Or you can equate the area: area_{PQR}=\frac{1}{2}*PQ*QR=\frac{1}{2}*QT*PR --> the same here: PR=3\sqrt{5} --> QT=\frac{6}{\sqrt{5}}.

Answer: C.


Hi Bunuel,

I'm a little confused here. let me try to explain:

If I equate the ratios:

I get: QT/6 = 5/3Root5
I'm equating the ratios as such: the height of the QTR over the height of the the main triangle which equals, the hypotenuse of QTR to the hypotenuse of the main, which i 3 Root 5.

Can you please clarify what the ratios actually are(height of one vs. base of another etc). It's a little confusing since the variables are repeated between the 3 triangles. My worry comes in because if I did this same ratio and I equated it to QTP, i would've gotten a completely different answer. I'm surely doing something wrong -- perhaps in how i'm setting up the ratios?
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Re: Triangles [#permalink] New post 24 May 2014, 09:23
Expert's post
1
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BOOKMARKED
russ9 wrote:
Bunuel wrote:
mailnavin1 wrote:
Triangle PQR is right angled at Q. QT is perpendicular to PR, where T is the point on PR. If PQ = 3cm and QR = 6cm. Find QT

1. 3/5
2. 6\sqrt{5}
3. 6/\sqrt{5}
4. 4
5. None


Look at the diagram:
Attachment:
untitled.PNG

You can solve this question using the fact that: perpendicular to the hypotenuse will always divide the triangle into two triangles with the same properties as the original triangle, which means that all 3 triangles PQT, QRT and PRQ are similar. Now, as in similar triangles, corresponding sides are all in the same proportion then QT/QR=PQ/PR, as PR=\sqrt{3^2+6^2}=\sqrt{45}=3\sqrt{5} then \frac{QT}{6}=\frac{3}{3\sqrt{5}} --> QT=\frac{6}{\sqrt{5}}.

Or you can equate the area: area_{PQR}=\frac{1}{2}*PQ*QR=\frac{1}{2}*QT*PR --> the same here: PR=3\sqrt{5} --> QT=\frac{6}{\sqrt{5}}.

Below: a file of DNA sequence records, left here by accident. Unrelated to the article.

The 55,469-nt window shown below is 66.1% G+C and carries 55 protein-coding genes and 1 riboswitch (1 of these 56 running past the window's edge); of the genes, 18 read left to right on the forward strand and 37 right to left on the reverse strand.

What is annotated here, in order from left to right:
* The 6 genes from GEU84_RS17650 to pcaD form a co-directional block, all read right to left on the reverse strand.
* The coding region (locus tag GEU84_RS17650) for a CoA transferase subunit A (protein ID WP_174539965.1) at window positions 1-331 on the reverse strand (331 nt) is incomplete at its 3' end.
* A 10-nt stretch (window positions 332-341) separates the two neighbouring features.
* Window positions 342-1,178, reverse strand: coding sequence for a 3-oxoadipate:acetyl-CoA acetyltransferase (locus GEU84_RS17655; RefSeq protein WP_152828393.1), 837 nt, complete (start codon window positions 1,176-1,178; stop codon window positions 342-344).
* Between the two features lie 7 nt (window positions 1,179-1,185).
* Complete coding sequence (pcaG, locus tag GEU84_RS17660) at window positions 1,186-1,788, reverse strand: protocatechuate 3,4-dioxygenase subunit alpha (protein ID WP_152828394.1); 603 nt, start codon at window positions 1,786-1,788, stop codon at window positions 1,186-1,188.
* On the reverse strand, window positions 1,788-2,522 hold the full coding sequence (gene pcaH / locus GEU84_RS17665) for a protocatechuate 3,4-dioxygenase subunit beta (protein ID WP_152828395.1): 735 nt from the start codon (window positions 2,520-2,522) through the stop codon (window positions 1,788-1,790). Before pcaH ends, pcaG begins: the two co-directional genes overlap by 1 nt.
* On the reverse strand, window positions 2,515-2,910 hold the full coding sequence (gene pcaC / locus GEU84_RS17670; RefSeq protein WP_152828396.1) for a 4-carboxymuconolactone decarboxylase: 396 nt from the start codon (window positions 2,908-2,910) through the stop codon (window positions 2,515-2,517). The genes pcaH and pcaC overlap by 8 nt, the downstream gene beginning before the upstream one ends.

Answer: C.


Hi Bunuel,

I'm a little confused here. let me try to explain:

If I equate the ratios:

I get: QT/6 = 5/3Root5
I'm equating the ratios as such: the height of the QTR over the height of the the main triangle which equals, the hypotenuse of QTR to the hypotenuse of the main, which i 3 Root 5.

Can you please clarify what the ratios actually are(height of one vs. base of another etc). It's a little confusing since the variables are repeated between the 3 triangles. My worry comes in because if I did this same ratio and I equated it to QTP, i would've gotten a completely different answer. I'm surely doing something wrong -- perhaps in how i'm setting up the ratios?


Corresponding sides are opposite the corresponding (equal) angles. Corresponding (equal) angles are marked in the diagram below:
Image

Similar questions to practice:
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PLEASE READ AND FOLLOW: 11 Rules for Posting!!!

RESOURCES: [GMAT MATH BOOK]; 1. Triangles; 2. Polygons; 3. Coordinate Geometry; 4. Factorials; 5. Circles; 6. Number Theory; 7. Remainders; 8. Overlapping Sets; 9. PDF of Math Book; 10. Remainders; 11. GMAT Prep Software Analysis NEW!!!; 12. SEVEN SAMURAI OF 2012 (BEST DISCUSSIONS) NEW!!!; 12. Tricky questions from previous years. NEW!!!;

COLLECTION OF QUESTIONS:
PS: 1. Tough and Tricky questions; 2. Hard questions; 3. Hard questions part 2; 4. Standard deviation; 5. Tough Problem Solving Questions With Solutions; 6. Probability and Combinations Questions With Solutions; 7 Tough and tricky exponents and roots questions; 8 12 Easy Pieces (or not?); 9 Bakers' Dozen; 10 Algebra set. ,11 Mixed Questions, 12 Fresh Meat

DS: 1. DS tough questions; 2. DS tough questions part 2; 3. DS tough questions part 3; 4. DS Standard deviation; 5. Inequalities; 6. 700+ GMAT Data Sufficiency Questions With Explanations; 7 Tough and tricky exponents and roots questions; 8 The Discreet Charm of the DS ; 9 Devil's Dozen!!!; 10 Number Properties set., 11 New DS set.


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Re: Triangles [#permalink] New post 24 May 2014, 11:10
Bunuel wrote:
russ9 wrote:

Hi Bunuel,

I'm a little confused here. let me try to explain:

If I equate the ratios:

I get: QT/6 = 5/3Root5
I'm equating the ratios as such: the height of the QTR over the height of the the main triangle which equals, the hypotenuse of QTR to the hypotenuse of the main, which i 3 Root 5.

Can you please clarify what the ratios actually are(height of one vs. base of another etc). It's a little confusing since the variables are repeated between the 3 triangles. My worry comes in because if I did this same ratio and I equated it to QTP, i would've gotten a completely different answer. I'm surely doing something wrong -- perhaps in how i'm setting up the ratios?


Corresponding sides are opposite the corresponding (equal) angles. Corresponding (equal) angles are marked in the diagram below:
Image

Similar questions to practice:
in-the-diagram-to-the-right-triangle-pqr-has-a-right-angle-169506.html
in-the-figure-above-the-circles-are-centered-at-o-0-0-and-162390.html